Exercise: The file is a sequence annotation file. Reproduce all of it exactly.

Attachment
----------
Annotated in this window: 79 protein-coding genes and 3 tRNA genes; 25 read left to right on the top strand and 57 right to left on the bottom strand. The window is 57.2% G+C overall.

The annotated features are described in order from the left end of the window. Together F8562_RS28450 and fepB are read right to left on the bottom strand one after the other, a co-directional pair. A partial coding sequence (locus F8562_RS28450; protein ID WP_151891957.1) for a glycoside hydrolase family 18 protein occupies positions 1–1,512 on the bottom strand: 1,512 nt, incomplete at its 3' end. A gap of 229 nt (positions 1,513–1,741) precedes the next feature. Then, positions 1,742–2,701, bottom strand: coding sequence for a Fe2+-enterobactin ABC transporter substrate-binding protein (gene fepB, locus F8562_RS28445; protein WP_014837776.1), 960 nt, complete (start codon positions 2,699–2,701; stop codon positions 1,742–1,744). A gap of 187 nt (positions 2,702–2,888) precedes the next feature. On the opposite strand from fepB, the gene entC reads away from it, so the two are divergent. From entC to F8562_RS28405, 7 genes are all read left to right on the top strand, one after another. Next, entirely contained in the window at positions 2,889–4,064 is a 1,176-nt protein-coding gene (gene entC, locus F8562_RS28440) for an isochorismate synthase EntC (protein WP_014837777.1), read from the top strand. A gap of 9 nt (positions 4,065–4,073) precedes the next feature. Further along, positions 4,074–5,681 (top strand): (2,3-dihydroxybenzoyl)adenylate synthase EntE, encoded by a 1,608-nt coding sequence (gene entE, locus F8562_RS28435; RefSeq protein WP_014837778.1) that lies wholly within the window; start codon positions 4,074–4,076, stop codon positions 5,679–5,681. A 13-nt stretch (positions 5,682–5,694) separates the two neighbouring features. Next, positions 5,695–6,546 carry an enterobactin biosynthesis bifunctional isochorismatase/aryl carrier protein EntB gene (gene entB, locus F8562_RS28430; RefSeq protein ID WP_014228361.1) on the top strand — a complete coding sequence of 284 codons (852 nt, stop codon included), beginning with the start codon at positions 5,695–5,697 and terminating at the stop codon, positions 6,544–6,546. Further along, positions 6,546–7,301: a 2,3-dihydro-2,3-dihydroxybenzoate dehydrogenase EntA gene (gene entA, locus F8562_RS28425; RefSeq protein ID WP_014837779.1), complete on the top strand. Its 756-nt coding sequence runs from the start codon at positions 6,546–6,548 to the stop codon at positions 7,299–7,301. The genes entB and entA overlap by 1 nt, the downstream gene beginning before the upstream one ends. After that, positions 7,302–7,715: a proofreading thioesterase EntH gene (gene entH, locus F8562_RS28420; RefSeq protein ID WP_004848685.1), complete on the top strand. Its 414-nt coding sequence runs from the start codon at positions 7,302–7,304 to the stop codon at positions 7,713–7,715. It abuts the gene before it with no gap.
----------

Annotated in this window: 79 protein-coding genes and 3 tRNA genes; 25 read left to right on the top strand and 57 right to left on the bottom strand. The window is 57.2% G+C overall.

The annotated features are described in order from the left end of the window. Together F8562_RS28450 and fepB are read right to left on the bottom strand one after the other, a co-directional pair. A partial coding sequence (locus F8562_RS28450; protein ID WP_151891957.1) for a glycoside hydrolase family 18 protein occupies positions 1–1,512 on the bottom strand: 1,512 nt, incomplete at its 3' end. A gap of 229 nt (positions 1,513–1,741) precedes the next feature. Then, positions 1,742–2,701, bottom strand: coding sequence for a Fe2+-enterobactin ABC transporter substrate-binding protein (gene fepB, locus F8562_RS28445; protein WP_014837776.1), 960 nt, complete (start codon positions 2,699–2,701; stop codon positions 1,742–1,744). A gap of 187 nt (positions 2,702–2,888) precedes the next feature. On the opposite strand from fepB, the gene entC reads away from it, so the two are divergent. From entC to F8562_RS28405, 7 genes are all read left to right on the top strand, one after another. Next, entirely contained in the window at positions 2,889–4,064 is a 1,176-nt protein-coding gene (gene entC, locus F8562_RS28440) for an isochorismate synthase EntC (protein WP_014837777.1), read from the top strand. A gap of 9 nt (positions 4,065–4,073) precedes the next feature. Further along, positions 4,074–5,681 (top strand): (2,3-dihydroxybenzoyl)adenylate synthase EntE, encoded by a 1,608-nt coding sequence (gene entE, locus F8562_RS28435; RefSeq protein WP_014837778.1) that lies wholly within the window; start codon positions 4,074–4,076, stop codon positions 5,679–5,681. A 13-nt stretch (positions 5,682–5,694) separates the two neighbouring features. Next, positions 5,695–6,546 carry an enterobactin biosynthesis bifunctional isochorismatase/aryl carrier protein EntB gene (gene entB, locus F8562_RS28430; RefSeq protein ID WP_014228361.1) on the top strand — a complete coding sequence of 284 codons (852 nt, stop codon included), beginning with the start codon at positions 5,695–5,697 and terminating at the stop codon, positions 6,544–6,546. Further along, positions 6,546–7,301: a 2,3-dihydro-2,3-dihydroxybenzoate dehydrogenase EntA gene (gene entA, locus F8562_RS28425; RefSeq protein ID WP_014837779.1), complete on the top strand. Its 756-nt coding sequence runs from the start codon at positions 6,546–6,548 to the stop codon at positions 7,299–7,301. The genes entB and entA overlap by 1 nt, the downstream gene beginning before the upstream one ends. After that, positions 7,302–7,715: a proofreading thioesterase EntH gene (gene entH, locus F8562_RS28420; RefSeq protein ID WP_004848685.1), complete on the top strand. Its 414-nt coding sequence runs from the start codon at positions 7,302–7,304 to the stop codon at positions 7,713–7,715. It abuts the gene before it with no gap.